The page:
It’s for this reason that the late Pope John Paul II was not embalmed, though as he lay on the catafalque it was clear that decomposition was starting. Some of his predecessors were less lucky. Pope Paul VI died during a hot summer, and viewing had to be halted whilst fans were brought in to rid the Lateran Palace of the smell. Pope Pius XII’s body was treated by a trainee embalmer who did such a bad job that the lying in state had to be ended early as the Pontiff’s body turned black and his nose fell off. The success story is Pope John XXIII (pictured at right), whose perfectly preserved body lies proudly in his glass coffin, which is venerated to this day. Whether embalmed or not, all Popes are carried to St Peter’s Basilica where they lie in state in their robes, enabling Catholics to pass by and pay their respects. The College of Cardinals declares the Novendiales, and for 9 days, part of a pre-funeral service takes place. Before the Pope is laid in his coffin, a veil of white silk is placed over his face whilst a red silk bag is placed at his feet, inside which are medals from the Pope’s reign and the official notification of the burial. Once the coffin is sealed, it is placed into a coffin of lead before being placed in a third coffin of oak. Recent Popes have all chosen to be buried under marble in the grottoes under the Vatican. It is usual for the next Pope to pay his respects to his predecessor.
Kings and Queens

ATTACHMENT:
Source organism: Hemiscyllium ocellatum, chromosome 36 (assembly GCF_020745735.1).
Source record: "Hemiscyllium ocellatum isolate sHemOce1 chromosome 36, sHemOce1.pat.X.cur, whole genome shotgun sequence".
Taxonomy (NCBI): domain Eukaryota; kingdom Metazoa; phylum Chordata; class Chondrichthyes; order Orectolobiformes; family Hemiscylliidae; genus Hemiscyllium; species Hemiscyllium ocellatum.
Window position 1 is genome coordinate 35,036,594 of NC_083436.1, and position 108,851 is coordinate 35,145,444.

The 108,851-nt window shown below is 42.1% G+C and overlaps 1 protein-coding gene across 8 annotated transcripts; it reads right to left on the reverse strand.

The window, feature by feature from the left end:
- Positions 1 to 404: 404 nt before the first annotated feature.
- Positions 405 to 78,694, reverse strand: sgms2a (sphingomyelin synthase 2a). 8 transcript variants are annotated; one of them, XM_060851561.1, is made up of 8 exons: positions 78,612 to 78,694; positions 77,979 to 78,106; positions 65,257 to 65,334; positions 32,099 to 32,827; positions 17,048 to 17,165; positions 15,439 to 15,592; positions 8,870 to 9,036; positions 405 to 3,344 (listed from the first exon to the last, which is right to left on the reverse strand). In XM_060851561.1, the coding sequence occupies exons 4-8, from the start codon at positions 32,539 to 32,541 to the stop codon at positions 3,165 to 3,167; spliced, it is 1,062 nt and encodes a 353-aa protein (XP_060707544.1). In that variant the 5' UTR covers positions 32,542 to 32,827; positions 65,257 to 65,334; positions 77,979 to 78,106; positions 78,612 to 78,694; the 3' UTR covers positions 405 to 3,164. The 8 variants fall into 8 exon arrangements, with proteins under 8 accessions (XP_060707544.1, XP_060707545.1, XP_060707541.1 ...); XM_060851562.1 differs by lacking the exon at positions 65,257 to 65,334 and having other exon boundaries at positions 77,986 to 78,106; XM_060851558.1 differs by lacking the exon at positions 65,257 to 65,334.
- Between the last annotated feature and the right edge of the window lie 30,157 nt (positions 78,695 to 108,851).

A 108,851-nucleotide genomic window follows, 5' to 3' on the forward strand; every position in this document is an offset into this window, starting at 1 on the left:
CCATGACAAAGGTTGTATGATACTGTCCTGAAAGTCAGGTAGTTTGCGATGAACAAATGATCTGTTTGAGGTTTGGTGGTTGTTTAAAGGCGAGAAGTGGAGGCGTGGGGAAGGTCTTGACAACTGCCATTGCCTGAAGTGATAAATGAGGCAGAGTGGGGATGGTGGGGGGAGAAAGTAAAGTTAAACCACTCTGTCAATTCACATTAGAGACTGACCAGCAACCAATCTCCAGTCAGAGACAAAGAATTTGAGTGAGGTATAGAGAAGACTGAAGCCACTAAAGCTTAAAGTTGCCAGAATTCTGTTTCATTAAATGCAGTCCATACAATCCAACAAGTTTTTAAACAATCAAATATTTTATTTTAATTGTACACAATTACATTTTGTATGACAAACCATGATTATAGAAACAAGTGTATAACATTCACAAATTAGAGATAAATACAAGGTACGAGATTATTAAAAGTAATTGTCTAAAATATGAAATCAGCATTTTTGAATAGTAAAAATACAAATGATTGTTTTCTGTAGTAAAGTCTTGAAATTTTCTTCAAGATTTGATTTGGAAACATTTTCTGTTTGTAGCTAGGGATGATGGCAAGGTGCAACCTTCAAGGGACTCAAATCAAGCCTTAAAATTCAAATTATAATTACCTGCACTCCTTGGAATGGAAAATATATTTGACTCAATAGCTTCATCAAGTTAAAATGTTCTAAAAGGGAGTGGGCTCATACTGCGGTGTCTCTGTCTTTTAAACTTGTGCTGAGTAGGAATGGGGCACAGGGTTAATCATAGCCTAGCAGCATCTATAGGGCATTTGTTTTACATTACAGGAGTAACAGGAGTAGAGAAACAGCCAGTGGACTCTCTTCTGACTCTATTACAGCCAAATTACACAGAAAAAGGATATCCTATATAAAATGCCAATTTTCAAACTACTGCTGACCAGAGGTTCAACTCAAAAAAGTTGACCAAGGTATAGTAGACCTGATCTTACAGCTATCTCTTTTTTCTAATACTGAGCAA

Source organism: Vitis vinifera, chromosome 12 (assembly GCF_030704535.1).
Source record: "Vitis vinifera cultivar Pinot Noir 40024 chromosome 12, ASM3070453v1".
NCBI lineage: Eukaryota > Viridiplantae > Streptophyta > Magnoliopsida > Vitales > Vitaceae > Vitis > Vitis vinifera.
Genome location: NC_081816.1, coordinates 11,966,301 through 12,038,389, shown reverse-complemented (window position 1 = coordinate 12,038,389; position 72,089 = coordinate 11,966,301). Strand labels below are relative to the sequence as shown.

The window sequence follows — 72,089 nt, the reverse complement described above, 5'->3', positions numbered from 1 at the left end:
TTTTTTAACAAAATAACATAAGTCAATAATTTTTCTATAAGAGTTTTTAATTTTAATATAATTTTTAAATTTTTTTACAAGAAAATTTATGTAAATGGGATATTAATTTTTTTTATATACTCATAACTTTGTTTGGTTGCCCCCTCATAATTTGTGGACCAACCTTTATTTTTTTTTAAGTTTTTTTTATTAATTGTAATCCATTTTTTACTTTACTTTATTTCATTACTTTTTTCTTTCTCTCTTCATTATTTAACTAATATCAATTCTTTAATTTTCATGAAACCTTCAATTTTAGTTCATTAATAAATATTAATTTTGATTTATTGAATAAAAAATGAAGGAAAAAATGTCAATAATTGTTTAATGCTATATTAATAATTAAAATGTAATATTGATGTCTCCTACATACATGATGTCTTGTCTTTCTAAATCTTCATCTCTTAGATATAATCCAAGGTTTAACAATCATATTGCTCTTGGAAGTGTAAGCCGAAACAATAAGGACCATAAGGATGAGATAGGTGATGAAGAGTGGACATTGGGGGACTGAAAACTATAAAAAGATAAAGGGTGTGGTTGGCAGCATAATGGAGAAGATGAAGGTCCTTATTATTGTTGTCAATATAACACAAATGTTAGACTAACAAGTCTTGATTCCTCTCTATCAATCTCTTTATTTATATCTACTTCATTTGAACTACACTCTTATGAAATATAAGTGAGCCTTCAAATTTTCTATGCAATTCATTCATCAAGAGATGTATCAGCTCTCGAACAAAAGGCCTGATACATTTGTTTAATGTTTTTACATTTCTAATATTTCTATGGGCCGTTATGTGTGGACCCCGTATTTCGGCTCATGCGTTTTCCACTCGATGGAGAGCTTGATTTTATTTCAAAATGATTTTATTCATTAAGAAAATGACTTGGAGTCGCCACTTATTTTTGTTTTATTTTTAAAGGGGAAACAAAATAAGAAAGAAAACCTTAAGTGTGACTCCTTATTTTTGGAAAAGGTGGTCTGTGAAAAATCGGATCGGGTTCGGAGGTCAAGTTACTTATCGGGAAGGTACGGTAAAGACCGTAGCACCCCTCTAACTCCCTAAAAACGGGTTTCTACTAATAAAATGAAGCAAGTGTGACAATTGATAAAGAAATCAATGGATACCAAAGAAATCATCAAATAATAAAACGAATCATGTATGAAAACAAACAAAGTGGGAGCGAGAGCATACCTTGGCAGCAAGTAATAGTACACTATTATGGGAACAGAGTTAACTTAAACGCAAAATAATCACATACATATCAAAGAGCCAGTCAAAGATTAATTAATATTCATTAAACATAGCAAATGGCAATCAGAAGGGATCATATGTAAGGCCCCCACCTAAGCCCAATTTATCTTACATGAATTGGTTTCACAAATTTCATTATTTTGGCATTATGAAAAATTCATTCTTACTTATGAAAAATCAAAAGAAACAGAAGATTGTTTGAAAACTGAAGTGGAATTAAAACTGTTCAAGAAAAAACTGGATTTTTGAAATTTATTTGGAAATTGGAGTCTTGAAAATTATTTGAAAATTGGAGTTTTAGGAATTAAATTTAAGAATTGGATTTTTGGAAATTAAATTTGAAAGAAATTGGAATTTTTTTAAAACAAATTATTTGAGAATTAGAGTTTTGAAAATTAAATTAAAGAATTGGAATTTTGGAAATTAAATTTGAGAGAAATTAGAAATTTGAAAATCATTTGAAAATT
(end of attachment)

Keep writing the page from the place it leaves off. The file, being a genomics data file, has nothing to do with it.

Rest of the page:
Death has many forms of course, and it would be saccharine in the very best Rodgers and Hammerstein style to suggest that Royalty always keel over politely without complaint. So drawn out was Charles II’s death that he had time not only to beg his brother James to “let not poor Nelly [Nell Gwynn, one of his many mistresses] starve” but to apologise for taking so long to fall off the kingly perch. Queen Victoria was a trendsetter in her attitude to death; Victorian England was famous for rituals and traditions connected with deaths and funerals. Victoria was distraught by the death of her beloved Prince Albert; she wailed so loudly when he was pronounced dead that her screams could be heard all over Windsor. In the wedding photographs of Edward Prince of Wales and Princess Alexandra of Denmark in 1863, a pale-faced Victoria can be seen looking up adoringly at a marble bust of Prince Albert as if he had never been gone, and a portrait or bust of the late Prince Consort was included in almost every family photograph taken after he died in 1861. Such was her love for him that memorials cropped up all over London, and when she died, she was dressed in a white dress with her wedding veil, choosing to depart as the corpse bride of a Saxe-Coburg-Gotha rather than a grand old Empress of India. Queen Amelia of Portugal, on the other hand, chose to be buried in the blood-stained dress that she had been wearing half a century earlier on the day when her husband King Carlos I and her elder son Prince Luis Felipe were assassinated in front of her. Of course, everything we know about the departure of our favourite royals is pretty much heresay. The only British monarch to die with members of the public present was Charles I, who was executed for treason, and instead of bowing their heads silently, the onlookers rushed up to the scaffold to dip their handkerchiefs into the blood gushing from the King’s headless body. However, Charles I did get a proper burial.